This is the fourth part of the series. The author focuses here on Islam’s golden age and its effect on the Jewish-Muslim relations. He also highlights the relation between political Islam and anti-Semitism. Click to read Part 1, Part 2, and Part 3.
Islam’s Golden Age
The Islamic Golden Age, from 750 c.e. to 1257 c.e., was a period of unparalleled intellectual accomplishment in mathematics, astronomy, chemistry, medicine, architecture, literature, and philosophy. It was also a period marked by political and economic success, and ecumenical tolerance. Although there were exceptions, Muslims, Jews, and Christians prospered and coexisted throughout the Islamic world in relative peace within the framework of the policy of the Rules of the Protected Minorities.
The success of the policy was evident particularly in medieval Muslim Spain, where Muslims and Jews together built a civilization, known as Al-Andalus, which was more advanced than any in Europe at that time. However, when Muslim Spain fell to the Christian armies in 1492, most of Spain’s Jews were expelled. Many immigrated to Palestine, where they were given asylum by Palestinian Muslims. The inquisition eliminated those Jews who remained. Even during the most oppressive periods in Islamic history, Jews under Muslim rule received far better treatment and had greater rights than they did under Christian rule in medieval Europe.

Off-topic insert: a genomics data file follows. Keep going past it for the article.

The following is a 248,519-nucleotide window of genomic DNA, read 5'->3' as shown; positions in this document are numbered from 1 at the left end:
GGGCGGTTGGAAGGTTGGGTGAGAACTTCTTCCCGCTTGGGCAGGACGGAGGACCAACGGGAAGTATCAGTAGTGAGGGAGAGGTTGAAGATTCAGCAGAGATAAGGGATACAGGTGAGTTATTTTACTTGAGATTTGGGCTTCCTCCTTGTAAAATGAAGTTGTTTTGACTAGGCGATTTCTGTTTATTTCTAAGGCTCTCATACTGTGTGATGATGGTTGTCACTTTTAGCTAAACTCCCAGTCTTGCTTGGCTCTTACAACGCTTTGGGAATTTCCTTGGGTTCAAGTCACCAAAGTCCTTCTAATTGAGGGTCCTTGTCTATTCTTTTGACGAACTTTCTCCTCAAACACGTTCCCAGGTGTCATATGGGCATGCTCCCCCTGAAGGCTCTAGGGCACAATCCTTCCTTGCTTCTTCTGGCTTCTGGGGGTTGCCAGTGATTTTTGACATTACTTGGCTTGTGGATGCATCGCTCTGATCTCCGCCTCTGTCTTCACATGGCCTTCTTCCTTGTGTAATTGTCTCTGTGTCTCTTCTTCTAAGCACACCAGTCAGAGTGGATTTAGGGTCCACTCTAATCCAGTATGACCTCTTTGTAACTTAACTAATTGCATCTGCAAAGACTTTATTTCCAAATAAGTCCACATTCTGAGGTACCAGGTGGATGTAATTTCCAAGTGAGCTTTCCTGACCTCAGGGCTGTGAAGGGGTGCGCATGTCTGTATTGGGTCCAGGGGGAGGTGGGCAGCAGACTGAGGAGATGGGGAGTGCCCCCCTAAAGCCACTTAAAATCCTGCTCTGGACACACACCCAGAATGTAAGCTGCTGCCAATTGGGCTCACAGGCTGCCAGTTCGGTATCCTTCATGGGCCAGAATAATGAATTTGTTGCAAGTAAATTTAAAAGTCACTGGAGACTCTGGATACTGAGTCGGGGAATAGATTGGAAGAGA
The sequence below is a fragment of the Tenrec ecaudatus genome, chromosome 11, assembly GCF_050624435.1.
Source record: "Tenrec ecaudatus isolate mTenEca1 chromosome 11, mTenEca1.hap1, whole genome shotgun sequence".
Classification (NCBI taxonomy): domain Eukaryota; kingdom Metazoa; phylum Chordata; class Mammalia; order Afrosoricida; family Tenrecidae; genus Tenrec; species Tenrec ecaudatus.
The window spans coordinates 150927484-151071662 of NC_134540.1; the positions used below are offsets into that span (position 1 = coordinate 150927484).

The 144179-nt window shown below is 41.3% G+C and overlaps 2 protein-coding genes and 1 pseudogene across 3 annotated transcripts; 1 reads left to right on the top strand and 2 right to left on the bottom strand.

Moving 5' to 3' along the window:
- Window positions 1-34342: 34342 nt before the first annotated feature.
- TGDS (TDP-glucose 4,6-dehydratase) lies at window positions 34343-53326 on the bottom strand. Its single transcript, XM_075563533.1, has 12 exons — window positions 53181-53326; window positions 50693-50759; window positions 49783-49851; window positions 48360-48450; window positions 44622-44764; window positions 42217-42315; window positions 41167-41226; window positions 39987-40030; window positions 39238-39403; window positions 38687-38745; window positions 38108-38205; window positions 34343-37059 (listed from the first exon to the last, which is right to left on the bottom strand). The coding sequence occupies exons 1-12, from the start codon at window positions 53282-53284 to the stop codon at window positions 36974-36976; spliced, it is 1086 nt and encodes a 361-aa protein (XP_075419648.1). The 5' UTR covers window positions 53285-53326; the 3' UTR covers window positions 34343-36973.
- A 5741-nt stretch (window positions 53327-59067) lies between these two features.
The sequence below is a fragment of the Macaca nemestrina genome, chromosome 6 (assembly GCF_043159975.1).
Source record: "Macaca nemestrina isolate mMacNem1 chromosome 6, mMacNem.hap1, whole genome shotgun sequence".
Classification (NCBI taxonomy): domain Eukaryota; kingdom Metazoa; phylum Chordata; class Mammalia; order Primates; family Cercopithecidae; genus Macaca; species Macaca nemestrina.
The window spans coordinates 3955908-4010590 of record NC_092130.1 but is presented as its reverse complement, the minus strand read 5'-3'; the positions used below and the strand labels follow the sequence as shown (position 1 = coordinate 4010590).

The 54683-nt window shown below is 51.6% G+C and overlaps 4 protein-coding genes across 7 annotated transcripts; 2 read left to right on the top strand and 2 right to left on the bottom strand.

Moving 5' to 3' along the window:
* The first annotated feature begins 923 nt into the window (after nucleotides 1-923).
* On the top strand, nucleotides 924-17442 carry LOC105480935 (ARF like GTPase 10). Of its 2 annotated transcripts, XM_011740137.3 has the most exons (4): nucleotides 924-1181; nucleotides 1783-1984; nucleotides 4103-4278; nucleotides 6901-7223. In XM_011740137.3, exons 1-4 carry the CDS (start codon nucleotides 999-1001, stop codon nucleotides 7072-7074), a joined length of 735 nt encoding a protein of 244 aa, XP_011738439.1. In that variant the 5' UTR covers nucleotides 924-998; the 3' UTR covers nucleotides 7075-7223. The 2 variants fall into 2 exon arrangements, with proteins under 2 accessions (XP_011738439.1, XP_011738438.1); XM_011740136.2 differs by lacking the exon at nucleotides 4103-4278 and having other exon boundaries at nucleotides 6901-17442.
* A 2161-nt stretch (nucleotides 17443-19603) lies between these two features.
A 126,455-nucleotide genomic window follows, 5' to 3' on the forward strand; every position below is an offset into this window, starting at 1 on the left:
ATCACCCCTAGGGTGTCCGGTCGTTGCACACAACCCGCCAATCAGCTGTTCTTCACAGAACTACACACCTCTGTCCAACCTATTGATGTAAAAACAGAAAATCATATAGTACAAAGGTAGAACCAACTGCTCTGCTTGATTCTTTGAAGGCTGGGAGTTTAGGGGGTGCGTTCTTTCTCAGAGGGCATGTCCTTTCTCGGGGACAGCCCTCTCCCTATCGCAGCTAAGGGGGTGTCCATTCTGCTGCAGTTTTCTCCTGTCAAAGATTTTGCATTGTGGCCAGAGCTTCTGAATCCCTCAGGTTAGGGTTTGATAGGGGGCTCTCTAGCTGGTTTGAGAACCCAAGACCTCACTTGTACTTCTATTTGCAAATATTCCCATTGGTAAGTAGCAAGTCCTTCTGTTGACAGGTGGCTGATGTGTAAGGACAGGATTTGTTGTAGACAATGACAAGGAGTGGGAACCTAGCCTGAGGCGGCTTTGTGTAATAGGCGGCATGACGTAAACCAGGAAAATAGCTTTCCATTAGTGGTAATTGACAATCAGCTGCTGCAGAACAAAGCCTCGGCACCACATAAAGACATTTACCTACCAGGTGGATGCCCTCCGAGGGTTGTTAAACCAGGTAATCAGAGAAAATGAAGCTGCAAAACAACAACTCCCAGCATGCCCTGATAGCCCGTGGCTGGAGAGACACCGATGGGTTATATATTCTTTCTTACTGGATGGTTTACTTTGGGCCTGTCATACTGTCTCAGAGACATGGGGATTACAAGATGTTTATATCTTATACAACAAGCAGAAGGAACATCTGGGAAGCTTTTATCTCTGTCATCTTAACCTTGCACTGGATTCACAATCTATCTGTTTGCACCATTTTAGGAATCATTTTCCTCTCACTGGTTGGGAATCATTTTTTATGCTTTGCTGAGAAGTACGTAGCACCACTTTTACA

Baghdad was the raison d’être and crowning achievement of the Golden Age of Islam. During the Abbasid caliphate from the 9th through the 13th centuries, Baghdad was the principal trading hub in the Islamic Empire. The city also was where Muslim, Jewish and Christian scholars from throughout the world came into contact with one another, and shared their knowledge, literature, language, and faiths.(1) The educational roots of Muslim scholars and jurists were in Baghdad during this period, as well.(2) The cosmopolitan city became the cultural and intellectual center of the world,(3) as well as the primary location for translation into Arabic of classical Greek texts and other important scholarly writings. With the development of cotton and hemp paper, books copied and produced in Baghdad filled libraries throughout the Islamic world, thereby facilitating the transition from oral to written communication in West Asia and the Middle East.
The ‘Long Twilight of the Late Islamic Middle Ages’